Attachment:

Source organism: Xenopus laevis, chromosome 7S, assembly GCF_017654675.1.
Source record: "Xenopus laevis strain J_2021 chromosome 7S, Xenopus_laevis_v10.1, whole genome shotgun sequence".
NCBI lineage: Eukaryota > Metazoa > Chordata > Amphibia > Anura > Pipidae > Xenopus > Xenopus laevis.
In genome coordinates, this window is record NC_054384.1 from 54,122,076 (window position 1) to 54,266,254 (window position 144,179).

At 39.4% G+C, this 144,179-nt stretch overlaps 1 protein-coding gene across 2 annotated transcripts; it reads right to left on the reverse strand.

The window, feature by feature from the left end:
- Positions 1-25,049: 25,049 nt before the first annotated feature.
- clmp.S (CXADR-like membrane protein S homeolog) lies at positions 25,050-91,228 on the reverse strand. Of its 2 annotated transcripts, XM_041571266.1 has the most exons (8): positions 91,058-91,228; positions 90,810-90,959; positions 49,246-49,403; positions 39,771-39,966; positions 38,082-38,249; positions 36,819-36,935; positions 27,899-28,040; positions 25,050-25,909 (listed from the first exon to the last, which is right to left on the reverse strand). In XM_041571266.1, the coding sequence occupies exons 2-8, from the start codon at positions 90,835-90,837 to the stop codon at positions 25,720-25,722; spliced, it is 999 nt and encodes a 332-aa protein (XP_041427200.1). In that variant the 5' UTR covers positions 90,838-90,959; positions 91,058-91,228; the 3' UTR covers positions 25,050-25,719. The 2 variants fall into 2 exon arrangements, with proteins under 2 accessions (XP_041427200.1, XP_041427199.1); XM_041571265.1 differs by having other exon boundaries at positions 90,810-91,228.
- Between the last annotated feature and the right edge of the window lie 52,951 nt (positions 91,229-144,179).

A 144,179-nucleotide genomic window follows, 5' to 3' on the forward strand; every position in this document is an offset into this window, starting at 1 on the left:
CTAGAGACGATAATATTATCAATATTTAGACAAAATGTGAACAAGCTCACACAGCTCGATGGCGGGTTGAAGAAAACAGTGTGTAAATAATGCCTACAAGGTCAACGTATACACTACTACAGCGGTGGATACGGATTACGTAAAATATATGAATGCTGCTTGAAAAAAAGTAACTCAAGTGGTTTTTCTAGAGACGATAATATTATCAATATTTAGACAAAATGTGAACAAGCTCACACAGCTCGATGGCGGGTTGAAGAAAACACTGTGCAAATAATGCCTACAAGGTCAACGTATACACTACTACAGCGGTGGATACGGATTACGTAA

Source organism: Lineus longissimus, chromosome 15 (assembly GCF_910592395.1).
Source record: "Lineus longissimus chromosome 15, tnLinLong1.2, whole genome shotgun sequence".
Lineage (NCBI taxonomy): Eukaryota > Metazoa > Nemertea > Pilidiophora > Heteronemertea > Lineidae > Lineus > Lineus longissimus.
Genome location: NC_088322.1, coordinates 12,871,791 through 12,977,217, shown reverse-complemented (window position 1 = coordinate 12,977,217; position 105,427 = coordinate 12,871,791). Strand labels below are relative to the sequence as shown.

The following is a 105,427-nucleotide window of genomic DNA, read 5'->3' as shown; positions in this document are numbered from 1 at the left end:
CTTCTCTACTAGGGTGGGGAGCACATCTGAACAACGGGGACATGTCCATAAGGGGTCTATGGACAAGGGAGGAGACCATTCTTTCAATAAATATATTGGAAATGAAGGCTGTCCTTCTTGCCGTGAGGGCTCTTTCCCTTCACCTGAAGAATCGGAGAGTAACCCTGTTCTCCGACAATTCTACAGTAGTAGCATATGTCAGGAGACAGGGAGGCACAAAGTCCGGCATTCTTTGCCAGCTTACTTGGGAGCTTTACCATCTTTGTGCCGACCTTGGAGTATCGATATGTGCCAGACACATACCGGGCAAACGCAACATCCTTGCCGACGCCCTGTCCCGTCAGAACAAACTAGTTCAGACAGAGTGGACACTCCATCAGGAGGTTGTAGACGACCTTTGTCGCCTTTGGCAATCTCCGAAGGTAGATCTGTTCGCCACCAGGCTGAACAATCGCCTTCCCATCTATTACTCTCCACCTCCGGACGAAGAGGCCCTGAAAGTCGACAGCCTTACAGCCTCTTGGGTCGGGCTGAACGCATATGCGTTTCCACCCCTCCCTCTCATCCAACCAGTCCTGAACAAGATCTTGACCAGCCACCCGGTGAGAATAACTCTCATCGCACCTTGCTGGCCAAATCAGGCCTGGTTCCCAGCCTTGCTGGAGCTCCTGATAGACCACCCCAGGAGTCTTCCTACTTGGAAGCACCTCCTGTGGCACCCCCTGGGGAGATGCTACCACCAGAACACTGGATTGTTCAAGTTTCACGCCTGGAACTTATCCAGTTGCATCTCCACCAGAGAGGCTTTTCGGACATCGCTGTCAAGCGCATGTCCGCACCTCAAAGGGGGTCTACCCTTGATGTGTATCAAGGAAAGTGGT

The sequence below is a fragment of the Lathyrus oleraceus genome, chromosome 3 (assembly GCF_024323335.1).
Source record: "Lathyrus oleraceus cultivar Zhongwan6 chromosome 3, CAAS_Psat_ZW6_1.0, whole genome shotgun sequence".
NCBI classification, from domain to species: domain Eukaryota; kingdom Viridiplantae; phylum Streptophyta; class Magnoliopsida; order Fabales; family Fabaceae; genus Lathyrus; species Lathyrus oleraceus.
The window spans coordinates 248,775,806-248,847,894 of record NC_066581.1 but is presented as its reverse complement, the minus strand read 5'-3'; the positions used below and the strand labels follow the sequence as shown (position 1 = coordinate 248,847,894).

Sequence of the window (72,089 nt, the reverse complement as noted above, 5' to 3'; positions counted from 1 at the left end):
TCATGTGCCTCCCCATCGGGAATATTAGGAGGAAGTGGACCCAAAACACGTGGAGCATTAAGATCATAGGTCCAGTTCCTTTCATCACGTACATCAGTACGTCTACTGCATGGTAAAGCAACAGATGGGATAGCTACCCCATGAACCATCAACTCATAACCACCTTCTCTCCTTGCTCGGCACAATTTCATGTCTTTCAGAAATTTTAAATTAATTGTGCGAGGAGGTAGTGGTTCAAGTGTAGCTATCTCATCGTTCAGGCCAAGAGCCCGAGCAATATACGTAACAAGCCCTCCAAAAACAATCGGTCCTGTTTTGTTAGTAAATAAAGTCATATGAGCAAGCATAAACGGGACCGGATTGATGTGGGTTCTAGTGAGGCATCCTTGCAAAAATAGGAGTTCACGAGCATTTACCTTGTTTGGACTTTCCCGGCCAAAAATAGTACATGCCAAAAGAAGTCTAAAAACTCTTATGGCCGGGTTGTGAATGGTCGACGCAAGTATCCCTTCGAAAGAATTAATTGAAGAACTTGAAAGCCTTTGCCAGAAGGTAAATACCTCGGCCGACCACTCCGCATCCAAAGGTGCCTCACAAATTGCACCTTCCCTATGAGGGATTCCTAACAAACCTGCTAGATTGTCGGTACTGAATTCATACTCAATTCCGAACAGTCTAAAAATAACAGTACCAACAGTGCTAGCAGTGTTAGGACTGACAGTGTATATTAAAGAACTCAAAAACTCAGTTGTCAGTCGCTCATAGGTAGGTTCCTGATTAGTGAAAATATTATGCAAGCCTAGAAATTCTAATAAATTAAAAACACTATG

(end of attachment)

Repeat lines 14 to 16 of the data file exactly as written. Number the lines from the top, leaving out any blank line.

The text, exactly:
Lineage (NCBI taxonomy): Eukaryota > Metazoa > Nemertea > Pilidiophora > Heteronemertea > Lineidae > Lineus > Lineus longissimus.
Genome location: NC_088322.1, coordinates 12,871,791 through 12,977,217, shown reverse-complemented (window position 1 = coordinate 12,977,217; position 105,427 = coordinate 12,871,791). Strand labels below are relative to the sequence as shown.

The following is a 105,427-nucleotide window of genomic DNA, read 5'->3' as shown; positions in this document are numbered from 1 at the left end: